For better or for worse, gold has played a role in history since the beginning of time – inspiring explorations, fueling wars and moving economies. For the everyday person, gold is likely most accessible in the form of attractive jewelry, but where did this metal, described by ancient Egyptians as the “breathe of god,” come from, and why is it so coveted?
In a very simple explanation, gold was formed in the galaxy through a process of nuclear fusion more complexly known as supernova nucleosyntheesis. As the first stars burned with nuclear fires, they eventually burned into supernovas. As the energy from these explosions was released, eventually atoms of gold were also created and reached the earth’s surface. Earth, originating in a molten state, carried much of the gold present into its planetary core. Gold that is present in the Earth’s crust and mantle was likely carried by asteroid impacts. A more recent theory suggests that gold is created through the collision of neutron stars.
Gold was and still is considered a highly desirable metal due to its rarity, durability, malleability and beauty. Another factor that makes gold special is that it can be easily alloyed with other metals to form different shades of gold, such as white and even rose gold. As most people know, gold is naturally a yellow hue, however, when it is mixed with more copper, the gold becomes a rosier, pink color, aptly referred to as rose gold. When it is mixed with nickel and/or palladium, it becomes a silver color, known as white gold.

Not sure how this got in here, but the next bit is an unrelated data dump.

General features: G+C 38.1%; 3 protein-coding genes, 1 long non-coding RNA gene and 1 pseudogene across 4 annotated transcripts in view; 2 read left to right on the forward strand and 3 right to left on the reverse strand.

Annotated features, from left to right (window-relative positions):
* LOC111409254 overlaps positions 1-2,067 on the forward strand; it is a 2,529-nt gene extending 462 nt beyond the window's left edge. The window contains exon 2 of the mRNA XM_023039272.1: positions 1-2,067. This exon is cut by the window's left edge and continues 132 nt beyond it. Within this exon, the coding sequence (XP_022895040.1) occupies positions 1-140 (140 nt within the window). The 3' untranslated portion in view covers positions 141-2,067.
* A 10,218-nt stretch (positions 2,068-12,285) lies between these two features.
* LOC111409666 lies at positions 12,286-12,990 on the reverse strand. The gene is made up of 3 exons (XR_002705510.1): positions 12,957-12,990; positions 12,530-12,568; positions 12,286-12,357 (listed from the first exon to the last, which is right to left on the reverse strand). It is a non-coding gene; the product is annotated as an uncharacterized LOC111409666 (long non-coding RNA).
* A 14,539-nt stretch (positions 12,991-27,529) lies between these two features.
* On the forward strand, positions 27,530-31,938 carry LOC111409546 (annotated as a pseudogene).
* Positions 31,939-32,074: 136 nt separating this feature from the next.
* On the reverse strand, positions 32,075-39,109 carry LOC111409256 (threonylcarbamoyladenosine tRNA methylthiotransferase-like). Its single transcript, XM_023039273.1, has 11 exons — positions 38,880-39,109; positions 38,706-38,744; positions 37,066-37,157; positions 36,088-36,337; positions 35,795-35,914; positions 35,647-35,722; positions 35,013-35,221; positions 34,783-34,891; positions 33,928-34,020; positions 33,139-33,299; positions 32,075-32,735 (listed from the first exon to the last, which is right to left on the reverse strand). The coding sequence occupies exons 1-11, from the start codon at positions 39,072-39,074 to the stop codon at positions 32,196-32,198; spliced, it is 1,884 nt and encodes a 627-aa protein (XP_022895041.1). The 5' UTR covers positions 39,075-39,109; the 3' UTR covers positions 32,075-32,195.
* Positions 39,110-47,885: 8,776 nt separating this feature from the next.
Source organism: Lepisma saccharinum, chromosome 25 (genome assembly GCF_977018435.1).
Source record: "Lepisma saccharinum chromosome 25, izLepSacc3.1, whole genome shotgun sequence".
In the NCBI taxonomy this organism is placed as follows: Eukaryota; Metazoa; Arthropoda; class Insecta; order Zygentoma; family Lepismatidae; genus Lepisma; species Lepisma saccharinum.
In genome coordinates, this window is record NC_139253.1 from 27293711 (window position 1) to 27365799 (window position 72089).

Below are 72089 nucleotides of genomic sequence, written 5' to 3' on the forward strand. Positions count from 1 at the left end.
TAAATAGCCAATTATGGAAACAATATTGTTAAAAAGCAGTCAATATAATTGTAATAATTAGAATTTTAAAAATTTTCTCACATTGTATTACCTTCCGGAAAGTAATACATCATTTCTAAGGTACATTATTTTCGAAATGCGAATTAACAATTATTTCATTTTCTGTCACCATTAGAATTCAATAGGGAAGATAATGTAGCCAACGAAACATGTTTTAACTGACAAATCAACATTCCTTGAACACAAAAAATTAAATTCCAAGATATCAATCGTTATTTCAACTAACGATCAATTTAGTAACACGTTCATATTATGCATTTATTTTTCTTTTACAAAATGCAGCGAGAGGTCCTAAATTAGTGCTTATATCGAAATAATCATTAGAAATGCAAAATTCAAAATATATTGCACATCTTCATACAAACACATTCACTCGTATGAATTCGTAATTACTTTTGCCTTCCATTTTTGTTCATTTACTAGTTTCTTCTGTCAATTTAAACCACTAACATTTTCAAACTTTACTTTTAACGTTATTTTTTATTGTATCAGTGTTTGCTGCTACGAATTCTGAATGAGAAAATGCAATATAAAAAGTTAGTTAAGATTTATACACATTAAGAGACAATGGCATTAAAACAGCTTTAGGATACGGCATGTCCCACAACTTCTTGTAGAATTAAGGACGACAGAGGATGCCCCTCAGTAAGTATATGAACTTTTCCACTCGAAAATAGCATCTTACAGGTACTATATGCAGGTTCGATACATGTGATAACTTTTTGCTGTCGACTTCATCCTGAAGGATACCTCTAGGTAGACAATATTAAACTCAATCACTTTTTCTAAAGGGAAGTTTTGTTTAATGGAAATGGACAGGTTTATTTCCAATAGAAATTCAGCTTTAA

Most people are probably familiar with the different karat (k) descriptions of gold - commonly 14k, 18k and 24k - but what do they mean? Because pure gold is too soft to wear as jewelry, gold is often mixed with other metals. The higher the karat number, the higher the amount of actual gold is in the metal. For example, 24 k gold is 100% gold, 18 k is 75% gold, and 14k is 58.3% gold.
Historical, valuable and beautiful – gold is here to stay and likely to continue to withstand the test of time.